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My baby is almost one and a half. She is my only daughter, and I feel an allegiance to her in this house full of boys. I am torn between wanting her to stay small and wishing she would hurry up and get big so we can start having some real fun (no disrespect, ring-around-the-rosie). I have elaborate daydreams of afternoons spent leisurely window shopping together with cups of hot chocolate, and girls’ nights out where we see movies in which there is no blood or dead bodies. These fantasies make it imperative that she grow up to be someone who I really like to be with; someone who is talented, freethinking, kind, enthusiastic, and intelligent. So as we go about our day I often check her progress against this weighty list.

During breakfast I note that she is distinctively challenged when it comes to eating yogurt with any semblance of neatness. Is this a problem for my future best friend? Can I manage with a BFF who can’t be seen eating in public? You know what? I can. I am that flexible and forgiving. Not to mention some of her yogurt finger paintings clearly showed influence of early Matisse. Talent? Check!
But things get a little hairy later when I notice that while she is adept at locating her eyes and nose, her ears remain a bit of a mystery. Her inability to find her ears might prove a sticking point in our relationship. Without exception my best friends all know where their ears are. This cannot be a coincidence. Facial awareness is a key quality I look for in a friend.

So I am worried that she consistently points to her knees when asked to locate her ears. But then it hits me – she has intuited that the body’s energies are fluid and flowing, and in some esoteric, abstract realm the ear obviously corresponds to the knee! My daughter/soul sister will be an acupuncturist. I am thrilled. Freethinking? Check!

During our mother-daughter book club the two of us discuss the perennial classic ‘Barney on the Farm’. (I find the dialogue to be unconvincing and I do not appreciate the author’s use of foreshadowing. The pages don’t even taste that good. Thumbs down.) No matter how I cajole, my daughter will not moo like a cow. This is problematic – can I admire a young woman who refuses to mimic the sound attributed to the bovine species? I’m not sure. But then, through a series of complicated gestures and mumbles, she intimates that cows do not in fact say moo. They make an intricate utterance that is unable to be replicated by human vocal chords. She implies that it would be wrong to reduce the cow to a stereotype that suggests human superiority due to the possession of an evolved larynx. I agree with her completely. She is thoughtful and kind (check), just the type of cow-loving soul that I will be proud to call my friend.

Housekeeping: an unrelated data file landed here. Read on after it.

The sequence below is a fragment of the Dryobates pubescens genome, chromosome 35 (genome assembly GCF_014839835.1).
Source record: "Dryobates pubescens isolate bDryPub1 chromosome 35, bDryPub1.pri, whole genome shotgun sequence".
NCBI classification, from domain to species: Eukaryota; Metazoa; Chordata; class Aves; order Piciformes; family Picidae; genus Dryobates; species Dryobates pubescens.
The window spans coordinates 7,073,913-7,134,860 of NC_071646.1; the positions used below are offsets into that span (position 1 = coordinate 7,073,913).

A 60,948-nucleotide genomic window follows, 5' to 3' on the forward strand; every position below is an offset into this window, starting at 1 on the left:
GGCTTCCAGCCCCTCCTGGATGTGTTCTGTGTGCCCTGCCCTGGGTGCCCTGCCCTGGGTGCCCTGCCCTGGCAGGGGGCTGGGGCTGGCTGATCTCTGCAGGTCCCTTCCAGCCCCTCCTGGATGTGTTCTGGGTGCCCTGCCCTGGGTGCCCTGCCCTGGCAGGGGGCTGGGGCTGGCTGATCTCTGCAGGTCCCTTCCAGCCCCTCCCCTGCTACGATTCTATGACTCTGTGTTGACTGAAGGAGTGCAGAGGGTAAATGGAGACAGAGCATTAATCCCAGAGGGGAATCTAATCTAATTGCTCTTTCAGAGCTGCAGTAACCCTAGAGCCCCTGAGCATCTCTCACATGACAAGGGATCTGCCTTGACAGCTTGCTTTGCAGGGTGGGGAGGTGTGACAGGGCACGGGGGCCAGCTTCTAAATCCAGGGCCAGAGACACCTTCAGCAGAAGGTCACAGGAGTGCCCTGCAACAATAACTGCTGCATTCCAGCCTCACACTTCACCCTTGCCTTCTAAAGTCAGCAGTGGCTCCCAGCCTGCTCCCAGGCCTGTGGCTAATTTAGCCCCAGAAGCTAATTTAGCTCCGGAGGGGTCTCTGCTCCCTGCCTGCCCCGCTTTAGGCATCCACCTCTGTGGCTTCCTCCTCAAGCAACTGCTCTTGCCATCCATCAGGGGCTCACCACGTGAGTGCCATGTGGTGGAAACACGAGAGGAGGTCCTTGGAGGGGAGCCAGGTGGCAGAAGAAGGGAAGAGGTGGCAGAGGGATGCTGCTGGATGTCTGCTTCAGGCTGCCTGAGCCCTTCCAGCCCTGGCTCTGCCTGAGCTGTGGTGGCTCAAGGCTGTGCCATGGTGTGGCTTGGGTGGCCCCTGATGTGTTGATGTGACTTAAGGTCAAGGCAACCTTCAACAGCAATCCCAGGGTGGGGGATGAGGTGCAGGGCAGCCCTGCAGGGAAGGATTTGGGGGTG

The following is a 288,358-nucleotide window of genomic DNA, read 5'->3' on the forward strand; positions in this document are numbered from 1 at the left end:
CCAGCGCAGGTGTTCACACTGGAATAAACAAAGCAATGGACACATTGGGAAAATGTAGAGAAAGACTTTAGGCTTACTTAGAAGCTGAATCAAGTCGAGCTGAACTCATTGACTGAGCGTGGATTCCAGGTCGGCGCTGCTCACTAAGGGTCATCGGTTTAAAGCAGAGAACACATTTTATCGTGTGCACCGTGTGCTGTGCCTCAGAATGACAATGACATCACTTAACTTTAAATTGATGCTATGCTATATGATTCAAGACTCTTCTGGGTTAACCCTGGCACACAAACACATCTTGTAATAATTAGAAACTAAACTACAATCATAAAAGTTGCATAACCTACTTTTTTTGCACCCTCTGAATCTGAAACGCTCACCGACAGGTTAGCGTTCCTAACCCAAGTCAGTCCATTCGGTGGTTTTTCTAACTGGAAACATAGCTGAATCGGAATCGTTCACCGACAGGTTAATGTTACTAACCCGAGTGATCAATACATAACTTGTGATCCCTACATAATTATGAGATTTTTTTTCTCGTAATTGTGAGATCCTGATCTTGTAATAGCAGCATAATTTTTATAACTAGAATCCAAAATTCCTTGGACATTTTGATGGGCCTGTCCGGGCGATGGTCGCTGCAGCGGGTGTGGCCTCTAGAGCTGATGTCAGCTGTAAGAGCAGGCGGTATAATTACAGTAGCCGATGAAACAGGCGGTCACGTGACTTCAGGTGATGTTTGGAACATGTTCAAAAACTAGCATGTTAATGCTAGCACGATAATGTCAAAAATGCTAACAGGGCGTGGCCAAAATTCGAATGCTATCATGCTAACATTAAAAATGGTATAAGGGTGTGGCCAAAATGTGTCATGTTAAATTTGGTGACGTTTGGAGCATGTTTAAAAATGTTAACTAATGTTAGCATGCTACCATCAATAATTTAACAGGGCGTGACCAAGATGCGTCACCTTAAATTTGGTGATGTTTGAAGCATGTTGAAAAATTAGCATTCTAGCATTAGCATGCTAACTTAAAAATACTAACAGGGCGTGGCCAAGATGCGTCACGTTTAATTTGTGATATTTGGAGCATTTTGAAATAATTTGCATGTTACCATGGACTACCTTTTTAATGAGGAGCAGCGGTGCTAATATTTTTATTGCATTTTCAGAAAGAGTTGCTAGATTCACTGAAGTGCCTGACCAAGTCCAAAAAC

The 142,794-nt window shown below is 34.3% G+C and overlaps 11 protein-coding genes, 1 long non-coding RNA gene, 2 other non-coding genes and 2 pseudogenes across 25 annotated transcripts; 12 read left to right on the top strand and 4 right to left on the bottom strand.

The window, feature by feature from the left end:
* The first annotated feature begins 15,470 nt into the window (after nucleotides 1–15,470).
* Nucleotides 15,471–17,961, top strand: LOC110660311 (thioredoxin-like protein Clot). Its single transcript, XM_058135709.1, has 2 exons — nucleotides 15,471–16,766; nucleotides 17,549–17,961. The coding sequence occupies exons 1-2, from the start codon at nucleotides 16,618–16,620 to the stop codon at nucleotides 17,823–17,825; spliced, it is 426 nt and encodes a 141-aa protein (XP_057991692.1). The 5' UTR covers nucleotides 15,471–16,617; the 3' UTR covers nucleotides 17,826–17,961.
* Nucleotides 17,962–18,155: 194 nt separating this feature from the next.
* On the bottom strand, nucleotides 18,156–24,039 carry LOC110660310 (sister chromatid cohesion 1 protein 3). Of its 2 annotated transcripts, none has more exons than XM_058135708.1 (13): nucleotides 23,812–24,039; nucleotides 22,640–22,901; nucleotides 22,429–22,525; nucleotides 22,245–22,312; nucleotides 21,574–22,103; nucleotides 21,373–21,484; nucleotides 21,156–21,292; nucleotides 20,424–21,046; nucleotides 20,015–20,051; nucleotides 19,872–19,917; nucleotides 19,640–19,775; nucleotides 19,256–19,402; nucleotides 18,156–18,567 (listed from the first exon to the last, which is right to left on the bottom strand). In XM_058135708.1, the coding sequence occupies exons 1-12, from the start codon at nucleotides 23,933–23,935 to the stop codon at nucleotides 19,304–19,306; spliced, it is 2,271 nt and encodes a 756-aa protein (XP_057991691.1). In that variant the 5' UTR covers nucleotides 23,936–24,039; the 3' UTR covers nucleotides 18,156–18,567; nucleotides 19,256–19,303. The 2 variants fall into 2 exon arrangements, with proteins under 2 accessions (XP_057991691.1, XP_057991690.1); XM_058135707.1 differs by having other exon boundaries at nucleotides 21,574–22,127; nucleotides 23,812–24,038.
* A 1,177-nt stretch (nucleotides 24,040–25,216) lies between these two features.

Our literary discussion is followed by naptime and then a snack. I sit my best girl in her chair and hand her a cookie. She gobbles it with gusto (enthusiastic? Check!), and implores me for another. I comply, absentmindedly breaking off a piece for myself. Suddenly the room turns cold and I see smoke pouring out of her knees (which are of course deriving energy from her ears). She noticed my siphoning of the cookie and is enraged. Had we read Baby’s First Book of Obscenities she would have been quoting from it directly. Desperate to get back in her good graces I hand her the missing fraction of the cookie. She inspects it, and warily forgives my indiscretion. I can breathe once again.

And this is how I know my baby girl and I are destined to be besties. Intelligence and kindness are important, but at the end of the day true and lasting friendships are based on a mutual obsession with dessert. Don’t moo if you don’t want to. To heck with locating your ears! If we are to be compatible dates to the mother daughter festivities, all we have to do is remember to bring lots of cookies.

In sum:

A girl and her mama are pals
So long as they not discuss cows.
‘Hey we both like to eat,
Let’s make us a treat!’
And now they are two happy gals.